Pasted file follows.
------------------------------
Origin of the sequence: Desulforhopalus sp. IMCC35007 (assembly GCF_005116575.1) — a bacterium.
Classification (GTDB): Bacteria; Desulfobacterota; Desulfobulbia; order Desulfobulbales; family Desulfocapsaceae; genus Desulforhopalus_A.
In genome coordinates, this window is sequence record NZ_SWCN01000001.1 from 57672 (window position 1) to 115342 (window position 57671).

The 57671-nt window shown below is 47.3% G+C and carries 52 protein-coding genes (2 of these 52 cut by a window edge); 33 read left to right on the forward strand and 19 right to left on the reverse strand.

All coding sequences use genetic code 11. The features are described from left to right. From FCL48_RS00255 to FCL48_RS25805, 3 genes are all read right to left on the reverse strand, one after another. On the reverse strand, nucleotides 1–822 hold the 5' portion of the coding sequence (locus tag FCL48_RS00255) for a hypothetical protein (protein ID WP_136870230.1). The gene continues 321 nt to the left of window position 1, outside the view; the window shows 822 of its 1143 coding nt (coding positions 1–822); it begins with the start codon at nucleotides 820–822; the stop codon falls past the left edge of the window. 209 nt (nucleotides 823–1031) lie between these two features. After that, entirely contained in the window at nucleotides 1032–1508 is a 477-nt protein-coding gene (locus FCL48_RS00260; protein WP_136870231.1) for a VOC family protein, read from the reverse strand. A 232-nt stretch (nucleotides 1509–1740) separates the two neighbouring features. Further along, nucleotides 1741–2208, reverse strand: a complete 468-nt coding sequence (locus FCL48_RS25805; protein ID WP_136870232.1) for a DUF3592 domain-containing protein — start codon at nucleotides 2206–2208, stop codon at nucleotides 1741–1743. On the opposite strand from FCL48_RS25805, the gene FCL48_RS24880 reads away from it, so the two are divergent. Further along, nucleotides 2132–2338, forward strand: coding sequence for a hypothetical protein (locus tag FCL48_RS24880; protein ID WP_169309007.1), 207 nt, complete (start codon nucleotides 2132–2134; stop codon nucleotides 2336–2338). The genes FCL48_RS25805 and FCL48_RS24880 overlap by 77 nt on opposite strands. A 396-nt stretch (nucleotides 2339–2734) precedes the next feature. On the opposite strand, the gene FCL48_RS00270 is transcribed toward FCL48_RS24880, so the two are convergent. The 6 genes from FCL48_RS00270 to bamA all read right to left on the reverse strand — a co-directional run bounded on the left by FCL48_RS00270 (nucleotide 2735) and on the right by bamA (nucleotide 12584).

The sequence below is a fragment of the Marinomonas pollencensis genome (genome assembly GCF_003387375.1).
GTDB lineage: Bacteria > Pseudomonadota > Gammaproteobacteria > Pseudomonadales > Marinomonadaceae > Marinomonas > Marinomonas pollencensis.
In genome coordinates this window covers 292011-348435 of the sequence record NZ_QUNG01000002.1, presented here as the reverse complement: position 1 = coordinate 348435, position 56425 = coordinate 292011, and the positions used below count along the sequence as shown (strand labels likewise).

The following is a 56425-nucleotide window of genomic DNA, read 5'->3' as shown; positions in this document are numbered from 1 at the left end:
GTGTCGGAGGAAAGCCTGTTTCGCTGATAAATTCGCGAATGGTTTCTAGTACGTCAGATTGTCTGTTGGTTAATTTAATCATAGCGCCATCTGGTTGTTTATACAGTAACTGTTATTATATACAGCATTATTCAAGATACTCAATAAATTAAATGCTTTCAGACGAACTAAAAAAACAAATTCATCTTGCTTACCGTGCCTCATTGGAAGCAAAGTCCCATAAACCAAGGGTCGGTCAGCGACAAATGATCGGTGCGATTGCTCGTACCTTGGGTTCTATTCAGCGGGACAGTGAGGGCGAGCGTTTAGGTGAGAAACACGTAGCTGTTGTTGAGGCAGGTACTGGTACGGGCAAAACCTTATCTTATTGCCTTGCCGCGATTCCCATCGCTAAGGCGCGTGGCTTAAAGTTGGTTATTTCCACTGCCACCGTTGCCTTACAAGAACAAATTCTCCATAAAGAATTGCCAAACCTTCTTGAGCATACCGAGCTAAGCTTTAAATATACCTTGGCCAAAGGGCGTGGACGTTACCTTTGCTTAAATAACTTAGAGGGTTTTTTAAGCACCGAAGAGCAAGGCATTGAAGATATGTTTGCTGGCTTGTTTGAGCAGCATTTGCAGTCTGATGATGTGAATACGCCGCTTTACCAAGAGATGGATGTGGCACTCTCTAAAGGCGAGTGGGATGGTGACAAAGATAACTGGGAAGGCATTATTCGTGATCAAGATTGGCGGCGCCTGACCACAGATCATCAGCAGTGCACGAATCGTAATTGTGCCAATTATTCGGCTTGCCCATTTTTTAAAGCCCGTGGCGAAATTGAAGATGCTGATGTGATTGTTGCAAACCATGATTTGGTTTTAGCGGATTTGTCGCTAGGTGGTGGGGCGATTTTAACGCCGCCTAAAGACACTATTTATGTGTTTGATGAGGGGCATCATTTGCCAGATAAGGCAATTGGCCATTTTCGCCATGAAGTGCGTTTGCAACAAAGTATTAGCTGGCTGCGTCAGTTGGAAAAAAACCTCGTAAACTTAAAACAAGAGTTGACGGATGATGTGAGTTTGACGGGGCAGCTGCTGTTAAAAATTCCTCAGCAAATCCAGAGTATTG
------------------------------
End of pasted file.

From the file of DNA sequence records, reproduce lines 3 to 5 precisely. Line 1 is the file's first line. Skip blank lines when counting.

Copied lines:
In genome coordinates, this window is sequence record NZ_SWCN01000001.1 from 57672 (window position 1) to 115342 (window position 57671).

The 57671-nt window shown below is 47.3% G+C and carries 52 protein-coding genes (2 of these 52 cut by a window edge); 33 read left to right on the forward strand and 19 right to left on the reverse strand.

All coding sequences use genetic code 11. The features are described from left to right. From FCL48_RS00255 to FCL48_RS25805, 3 genes are all read right to left on the reverse strand, one after another. On the reverse strand, nucleotides 1–822 hold the 5' portion of the coding sequence (locus tag FCL48_RS00255) for a hypothetical protein (protein ID WP_136870230.1). The gene continues 321 nt to the left of window position 1, outside the view; the window shows 822 of its 1143 coding nt (coding positions 1–822); it begins with the start codon at nucleotides 820–822; the stop codon falls past the left edge of the window. 209 nt (nucleotides 823–1031) lie between these two features. After that, entirely contained in the window at nucleotides 1032–1508 is a 477-nt protein-coding gene (locus FCL48_RS00260; protein WP_136870231.1) for a VOC family protein, read from the reverse strand. A 232-nt stretch (nucleotides 1509–1740) separates the two neighbouring features. Further along, nucleotides 1741–2208, reverse strand: a complete 468-nt coding sequence (locus FCL48_RS25805; protein ID WP_136870232.1) for a DUF3592 domain-containing protein — start codon at nucleotides 2206–2208, stop codon at nucleotides 1741–1743. On the opposite strand from FCL48_RS25805, the gene FCL48_RS24880 reads away from it, so the two are divergent. Further along, nucleotides 2132–2338, forward strand: coding sequence for a hypothetical protein (locus tag FCL48_RS24880; protein ID WP_169309007.1), 207 nt, complete (start codon nucleotides 2132–2134; stop codon nucleotides 2336–2338). The genes FCL48_RS25805 and FCL48_RS24880 overlap by 77 nt on opposite strands. A 396-nt stretch (nucleotides 2339–2734) precedes the next feature. On the opposite strand, the gene FCL48_RS00270 is transcribed toward FCL48_RS24880, so the two are convergent. The 6 genes from FCL48_RS00270 to bamA all read right to left on the reverse strand — a co-directional run bounded on the left by FCL48_RS00270 (nucleotide 2735) and on the right by bamA (nucleotide 12584).